2015: Early campaigns as litmus test for democracy




 

FRIDAY OLOKOR writes that campaigns by various interest groups, ahead of the 2015 general elections, not only contravene sections of the Electoral Act, but also threatens the nation’s democracy

It’s about two years to the 2015 general elections but Nigeria’s political firmament is already awash with subtle, sometimes open political campaigns. These acts contravene rules set by the Independent National Electoral Commission.

Individuals and groups, especially members of leading political parties, have started printing posters, banners and making statements which border on campaigns for elective offices.

In societies where democracy is the system of government, politicians are expected to abide by a code of conduct when seeking elective offices. The election management body is expected to issue a timetable to guide the process.

Nigerian politicians like their counterparts in other developing countries, often ignore such provisions by taking the laws into their own hands.

Many examples abound at the federal and state level.  For example, former Federal Information Commissioner, Chief E.K. Clark, has since gone public with his 2015 campaign for the re-election of President Goodluck Jonathan. He premised his actions on the disposition of those opposed to the President’s second coming.

For several weeks, Presidential/ Vice Presidential campaign posters bearing the portraits of Jigawa State governor, Alhaji Sule Lamido and the Rivers State Governor, Rotimi Amaechi, adorned vehicles and other public spaces first, in the northern city of Kaduna before spreading to Abuja, and Minna.

Both men have dissociated themselves from these posters.

Posters announcing a former Head of State, Maj.-Gen. Muhammadu Buhari (retd.), as the consensus presidential candidate of the yet-to-be registered All Progressives Congress in the 2015 elections have also surfaced in Abuja.

The posters which were pasted on walls, trees and dust bins, were mostly sighted at Asokoro and Maitama districts of the city. The posters, many of which carried the logo of the yet-to-be registered APC, described Buhari as the “only” saviour of Nigeria. An Inscription on one of the posters read: “2015: Here comes the only saviour for Nigeria.” Another read: “Support the All Progressives Congress, support Buhari: The only man for the job.” A group, Forum of all Progressive Congress Youths, sponsored the campaign. He, like his fellow politicians dissociated himself from the posters.

Worried by the tension generated by these activities, the Independent National Electoral Commission has warned  perpetrators of these illegal campaigns, describing such acts as a threat to democracy. While urging security agencies to arrest the violators of the Electoral Act “whose activities in this regard pose a threat to public order,” the Commission also reminded “all players of the provision of Section 99(1) of the Electoral Act 2010 (As Amended), which reads:-”For the purpose of this Act, the period of campaigning in public by every political party shall commence 90 days before polling day and end 24 hours prior to that day.” According to Section 86 of the Electoral Act, 2010, as amended, INEC shall monitor and keep record of the activities of all the registered political parties. If any person is observed to have contravened section 99 of the Electoral Act by pushing campaigns for elections now rather than wait, 90 days to the 2015 election date yet to be scheduled, as bound by statute, INEC should monitor it, write to them and possibly threaten legal sanctions if they persist in their wrongful acts.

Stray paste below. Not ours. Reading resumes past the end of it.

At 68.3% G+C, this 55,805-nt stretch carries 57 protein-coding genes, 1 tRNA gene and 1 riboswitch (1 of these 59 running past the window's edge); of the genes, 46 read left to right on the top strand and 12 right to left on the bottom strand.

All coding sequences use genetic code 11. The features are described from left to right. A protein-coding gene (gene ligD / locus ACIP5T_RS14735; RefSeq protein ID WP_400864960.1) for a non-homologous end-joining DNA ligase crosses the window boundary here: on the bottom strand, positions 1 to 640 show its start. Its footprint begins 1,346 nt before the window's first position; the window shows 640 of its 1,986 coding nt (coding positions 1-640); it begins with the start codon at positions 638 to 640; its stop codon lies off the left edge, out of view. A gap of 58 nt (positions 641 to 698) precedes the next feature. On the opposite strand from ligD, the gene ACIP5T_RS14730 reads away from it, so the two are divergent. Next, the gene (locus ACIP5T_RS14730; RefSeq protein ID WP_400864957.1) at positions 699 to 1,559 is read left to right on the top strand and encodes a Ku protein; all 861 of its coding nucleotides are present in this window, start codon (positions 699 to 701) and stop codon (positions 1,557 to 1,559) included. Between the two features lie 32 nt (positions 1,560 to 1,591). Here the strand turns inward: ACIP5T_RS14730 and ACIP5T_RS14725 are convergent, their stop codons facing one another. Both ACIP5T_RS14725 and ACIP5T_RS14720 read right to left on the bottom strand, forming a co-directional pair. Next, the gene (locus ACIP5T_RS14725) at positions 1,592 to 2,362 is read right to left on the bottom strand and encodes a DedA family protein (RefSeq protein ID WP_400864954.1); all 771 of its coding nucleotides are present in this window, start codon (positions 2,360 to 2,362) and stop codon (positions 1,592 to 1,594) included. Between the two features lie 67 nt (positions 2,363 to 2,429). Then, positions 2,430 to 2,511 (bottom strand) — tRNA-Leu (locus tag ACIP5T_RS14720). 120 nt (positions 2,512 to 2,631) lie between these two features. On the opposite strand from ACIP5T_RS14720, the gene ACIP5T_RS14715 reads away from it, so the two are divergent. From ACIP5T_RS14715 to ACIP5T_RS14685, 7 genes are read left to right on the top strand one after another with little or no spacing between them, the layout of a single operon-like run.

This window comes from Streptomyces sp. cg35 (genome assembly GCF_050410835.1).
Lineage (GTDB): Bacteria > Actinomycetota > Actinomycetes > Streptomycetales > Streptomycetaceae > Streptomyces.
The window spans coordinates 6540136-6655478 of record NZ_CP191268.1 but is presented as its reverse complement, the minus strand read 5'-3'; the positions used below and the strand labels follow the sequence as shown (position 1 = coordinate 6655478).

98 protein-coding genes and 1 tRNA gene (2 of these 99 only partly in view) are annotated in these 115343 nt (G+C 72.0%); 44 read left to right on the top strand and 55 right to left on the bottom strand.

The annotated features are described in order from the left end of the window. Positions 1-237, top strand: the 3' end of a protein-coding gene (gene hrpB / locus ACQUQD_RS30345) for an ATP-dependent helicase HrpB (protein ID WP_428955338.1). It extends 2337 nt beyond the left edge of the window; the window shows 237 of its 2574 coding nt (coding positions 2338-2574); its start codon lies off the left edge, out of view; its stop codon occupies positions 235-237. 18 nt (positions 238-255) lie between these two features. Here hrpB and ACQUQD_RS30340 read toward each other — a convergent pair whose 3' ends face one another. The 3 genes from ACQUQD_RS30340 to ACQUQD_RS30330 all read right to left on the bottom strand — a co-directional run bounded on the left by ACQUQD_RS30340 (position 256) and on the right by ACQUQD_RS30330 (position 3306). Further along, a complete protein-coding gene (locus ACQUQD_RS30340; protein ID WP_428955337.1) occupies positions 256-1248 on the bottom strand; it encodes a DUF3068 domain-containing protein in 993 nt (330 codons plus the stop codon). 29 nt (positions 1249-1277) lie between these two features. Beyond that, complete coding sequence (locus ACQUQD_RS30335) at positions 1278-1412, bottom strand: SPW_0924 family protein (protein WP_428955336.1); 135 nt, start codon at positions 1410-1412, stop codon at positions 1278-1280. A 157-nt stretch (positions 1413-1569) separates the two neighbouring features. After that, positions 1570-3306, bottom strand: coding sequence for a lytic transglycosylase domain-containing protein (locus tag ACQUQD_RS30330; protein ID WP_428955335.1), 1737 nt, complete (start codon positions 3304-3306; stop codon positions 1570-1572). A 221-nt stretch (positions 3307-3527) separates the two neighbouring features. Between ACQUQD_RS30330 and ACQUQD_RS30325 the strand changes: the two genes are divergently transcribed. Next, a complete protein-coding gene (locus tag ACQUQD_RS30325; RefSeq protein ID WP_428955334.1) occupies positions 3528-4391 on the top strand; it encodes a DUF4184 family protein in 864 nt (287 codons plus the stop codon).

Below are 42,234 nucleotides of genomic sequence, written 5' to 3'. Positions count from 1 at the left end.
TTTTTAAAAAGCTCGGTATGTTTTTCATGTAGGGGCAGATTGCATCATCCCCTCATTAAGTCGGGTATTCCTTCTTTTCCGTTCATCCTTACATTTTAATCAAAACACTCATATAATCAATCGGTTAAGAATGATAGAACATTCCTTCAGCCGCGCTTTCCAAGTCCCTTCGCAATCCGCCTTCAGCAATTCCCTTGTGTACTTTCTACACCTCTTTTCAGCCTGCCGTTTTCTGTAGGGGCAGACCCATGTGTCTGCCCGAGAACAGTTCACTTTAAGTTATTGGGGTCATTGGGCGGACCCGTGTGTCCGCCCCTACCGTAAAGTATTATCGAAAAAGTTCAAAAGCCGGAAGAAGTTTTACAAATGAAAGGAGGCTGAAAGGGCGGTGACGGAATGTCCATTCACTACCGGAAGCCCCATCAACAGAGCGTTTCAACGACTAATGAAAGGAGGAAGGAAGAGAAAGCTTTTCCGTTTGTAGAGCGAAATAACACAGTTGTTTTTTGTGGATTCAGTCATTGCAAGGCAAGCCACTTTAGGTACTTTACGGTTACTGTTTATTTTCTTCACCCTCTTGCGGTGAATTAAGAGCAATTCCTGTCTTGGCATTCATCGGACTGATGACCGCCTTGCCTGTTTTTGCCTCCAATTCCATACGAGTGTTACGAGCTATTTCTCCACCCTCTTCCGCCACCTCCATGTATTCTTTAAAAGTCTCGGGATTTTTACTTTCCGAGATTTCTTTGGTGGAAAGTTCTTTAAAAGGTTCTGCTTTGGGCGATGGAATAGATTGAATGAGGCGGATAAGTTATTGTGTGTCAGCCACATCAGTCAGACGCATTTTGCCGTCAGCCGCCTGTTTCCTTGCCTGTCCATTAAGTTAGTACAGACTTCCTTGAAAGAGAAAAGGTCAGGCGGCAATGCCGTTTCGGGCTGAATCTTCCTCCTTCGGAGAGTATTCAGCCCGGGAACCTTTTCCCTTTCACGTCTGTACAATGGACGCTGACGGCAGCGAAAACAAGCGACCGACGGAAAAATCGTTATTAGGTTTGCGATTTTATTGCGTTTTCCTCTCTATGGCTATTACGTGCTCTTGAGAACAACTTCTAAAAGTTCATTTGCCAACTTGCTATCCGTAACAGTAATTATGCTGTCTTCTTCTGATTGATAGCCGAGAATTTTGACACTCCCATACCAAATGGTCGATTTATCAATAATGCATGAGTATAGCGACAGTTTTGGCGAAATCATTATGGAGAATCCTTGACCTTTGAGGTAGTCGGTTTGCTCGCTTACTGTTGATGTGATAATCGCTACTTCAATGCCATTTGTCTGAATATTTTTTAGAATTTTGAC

Political pundits are of the view that perpetrators of such acts may not be punished after all. This, they argue, is without prejudice to the threat by INEC which many do not take seriously. According to Section 95(4) of the Electoral Act, the use of Masqueraders, at campaign rallies or for any other political purpose is prohibited.

A Second Republic Senate President, Dr. Joseph Wayas, advised political parties to keep to the provisions of the Electoral Act. He had in an interview with THE PUNCH noted that: “the only thing that can bring sanity into democracy is to keep to the rules.”

He, however, said, although there is a timetable for everything, “politics is always a thing that continues and that is why we call it democracy.”

Wayas said, “So long as the programme is such that will not close people’s lips, there is nothing wrong with it. But I think also that we must assist the regulating electoral body (INEC) so that we can continue to make progress in democracy.”